On the second, identity-based vision, no such rights violation is needed; it is simply true that nations should become states, or something like states, and self-determination is a norm that implies that ethnic and cultural nations should be given the political tools needed to govern themselves. Self-determination, on this latter account, is a radical principle; since all modern states — Russia included — include members of multiple communities, this vision of self-determination would entail the wholesale redrawing of all existing borders.
The problem, then, is that self-determination is an obscure term prone to misuse. This makes it comparatively easy for Putin and others to provide their territorial claims with an unearned moral gravity. When Putin cites the self-determination of Ukraine's Russian speakers, he is implicitly invoking the moral imperative of the anti-colonial movement — and who, after all, could be against that? As used by Putin, though, the self-determination norm involves not only this sort of moral imperative but a great deal else as well. The principle he invokes — that all ethnic groups or national minorities should be encouraged to form their own states — is one he himself has repeatedly rejected; he has felt no need to defend the self-determination rights of Chechnya, after all. But the principle of self-determination has come to mean at least two different things, and this fact enables political leaders like Putin to disguise their hypocrisy.
What, then, should be done? I do not mean what should be done about Putin’s adventurism in Ukraine; I am focusing only on international law, and international law is at best a partial and inadequate tool with which to restrict the territorial ambitions of men such as Putin. We have reason, though, to make this limited tool the best tool it can be, and that means that the U.N. — and the international community generally — must clarify what the idea of self-determination requires. If we were able to say with some degree of confidence that the norm of self-determination included the right to meaningful participation in government, but not the right to have one’s nation line up with one’s state, then at the very least Putin might find it more difficult to use the language of self-determination to justify his actions.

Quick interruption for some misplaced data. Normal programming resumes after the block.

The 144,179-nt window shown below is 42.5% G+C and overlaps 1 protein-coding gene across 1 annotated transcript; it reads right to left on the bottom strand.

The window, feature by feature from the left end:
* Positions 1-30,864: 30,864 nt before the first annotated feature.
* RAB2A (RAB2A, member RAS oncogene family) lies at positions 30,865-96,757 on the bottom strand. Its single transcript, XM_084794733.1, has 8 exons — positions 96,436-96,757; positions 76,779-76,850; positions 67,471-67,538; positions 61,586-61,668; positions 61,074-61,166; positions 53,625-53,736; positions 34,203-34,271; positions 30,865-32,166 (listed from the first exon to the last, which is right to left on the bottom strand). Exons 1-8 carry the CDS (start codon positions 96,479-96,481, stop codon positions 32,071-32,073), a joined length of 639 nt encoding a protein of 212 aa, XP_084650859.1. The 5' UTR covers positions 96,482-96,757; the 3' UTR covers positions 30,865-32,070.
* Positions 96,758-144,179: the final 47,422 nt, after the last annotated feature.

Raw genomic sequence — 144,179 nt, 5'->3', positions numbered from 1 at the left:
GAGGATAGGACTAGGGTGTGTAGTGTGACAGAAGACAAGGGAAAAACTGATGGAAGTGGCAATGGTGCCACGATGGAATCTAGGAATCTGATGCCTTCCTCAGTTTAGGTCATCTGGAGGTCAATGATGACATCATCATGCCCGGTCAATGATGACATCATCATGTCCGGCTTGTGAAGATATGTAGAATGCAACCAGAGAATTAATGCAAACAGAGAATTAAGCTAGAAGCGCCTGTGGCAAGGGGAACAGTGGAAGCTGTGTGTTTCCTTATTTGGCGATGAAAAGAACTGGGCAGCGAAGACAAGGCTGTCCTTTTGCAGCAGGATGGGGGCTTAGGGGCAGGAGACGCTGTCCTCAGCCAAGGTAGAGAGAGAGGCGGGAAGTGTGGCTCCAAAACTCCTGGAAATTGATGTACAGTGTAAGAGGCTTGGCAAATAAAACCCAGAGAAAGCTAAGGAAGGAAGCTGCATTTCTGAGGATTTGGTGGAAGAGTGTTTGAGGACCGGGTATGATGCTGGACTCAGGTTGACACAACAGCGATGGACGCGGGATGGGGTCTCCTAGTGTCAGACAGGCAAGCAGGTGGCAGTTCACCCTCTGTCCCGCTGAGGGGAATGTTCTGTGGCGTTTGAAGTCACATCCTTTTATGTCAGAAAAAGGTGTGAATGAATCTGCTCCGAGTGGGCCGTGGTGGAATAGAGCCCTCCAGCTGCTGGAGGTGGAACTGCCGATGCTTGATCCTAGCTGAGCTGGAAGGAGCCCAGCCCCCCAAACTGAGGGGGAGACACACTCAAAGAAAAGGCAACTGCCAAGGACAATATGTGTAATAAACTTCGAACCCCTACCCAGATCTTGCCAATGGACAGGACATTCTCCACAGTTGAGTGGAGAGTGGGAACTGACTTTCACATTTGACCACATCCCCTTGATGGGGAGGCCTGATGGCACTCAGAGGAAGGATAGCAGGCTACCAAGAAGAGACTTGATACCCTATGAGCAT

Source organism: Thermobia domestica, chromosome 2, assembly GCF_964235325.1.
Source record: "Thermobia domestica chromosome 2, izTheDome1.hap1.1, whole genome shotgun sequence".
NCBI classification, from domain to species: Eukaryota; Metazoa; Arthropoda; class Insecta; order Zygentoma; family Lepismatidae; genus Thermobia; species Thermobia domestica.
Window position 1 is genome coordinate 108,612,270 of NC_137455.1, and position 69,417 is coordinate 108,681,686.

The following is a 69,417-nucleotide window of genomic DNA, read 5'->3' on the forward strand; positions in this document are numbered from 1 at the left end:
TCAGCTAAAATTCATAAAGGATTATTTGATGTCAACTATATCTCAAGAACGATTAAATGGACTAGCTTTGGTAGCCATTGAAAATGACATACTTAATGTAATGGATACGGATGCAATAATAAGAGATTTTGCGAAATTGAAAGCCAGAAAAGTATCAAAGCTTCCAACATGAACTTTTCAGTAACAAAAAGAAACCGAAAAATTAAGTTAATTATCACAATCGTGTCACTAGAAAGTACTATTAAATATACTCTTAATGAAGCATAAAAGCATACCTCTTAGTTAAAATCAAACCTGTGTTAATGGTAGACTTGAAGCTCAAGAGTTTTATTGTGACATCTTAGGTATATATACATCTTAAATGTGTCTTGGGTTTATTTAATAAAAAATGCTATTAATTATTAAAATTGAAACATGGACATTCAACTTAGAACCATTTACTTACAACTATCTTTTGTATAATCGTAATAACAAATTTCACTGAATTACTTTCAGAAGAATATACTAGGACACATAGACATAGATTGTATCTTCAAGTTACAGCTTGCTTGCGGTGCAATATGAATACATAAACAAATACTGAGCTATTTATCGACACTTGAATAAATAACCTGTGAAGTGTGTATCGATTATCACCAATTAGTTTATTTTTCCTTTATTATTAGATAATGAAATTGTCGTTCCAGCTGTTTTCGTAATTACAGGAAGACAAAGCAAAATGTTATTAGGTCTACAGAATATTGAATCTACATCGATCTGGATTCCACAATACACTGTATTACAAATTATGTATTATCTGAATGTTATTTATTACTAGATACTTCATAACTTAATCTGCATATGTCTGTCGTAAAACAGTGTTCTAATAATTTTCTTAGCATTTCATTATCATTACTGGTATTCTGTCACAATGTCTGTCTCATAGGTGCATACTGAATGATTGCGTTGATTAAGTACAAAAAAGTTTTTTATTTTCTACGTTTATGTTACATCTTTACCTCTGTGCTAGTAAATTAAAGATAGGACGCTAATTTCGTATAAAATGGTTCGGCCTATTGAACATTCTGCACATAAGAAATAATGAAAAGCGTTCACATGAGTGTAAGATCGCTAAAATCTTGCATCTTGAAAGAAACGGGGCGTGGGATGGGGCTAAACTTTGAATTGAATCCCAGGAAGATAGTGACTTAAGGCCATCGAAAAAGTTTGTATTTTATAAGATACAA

The actual value of this result should not be overstated. If faced with a choice between international legality and territorial expansion, Putin might well decide to choose the latter, abandoning all pretense of legal justification. Even this, though, might be preferable to the moral murkiness of our present situation; faced with the obscurity of the modern conception of self-determination, we might well prefer a world in which a clear law is clearly violated. Even if we cannot always figure out how to respond to evil, it is at the very least a good first step to call it by its rightful name.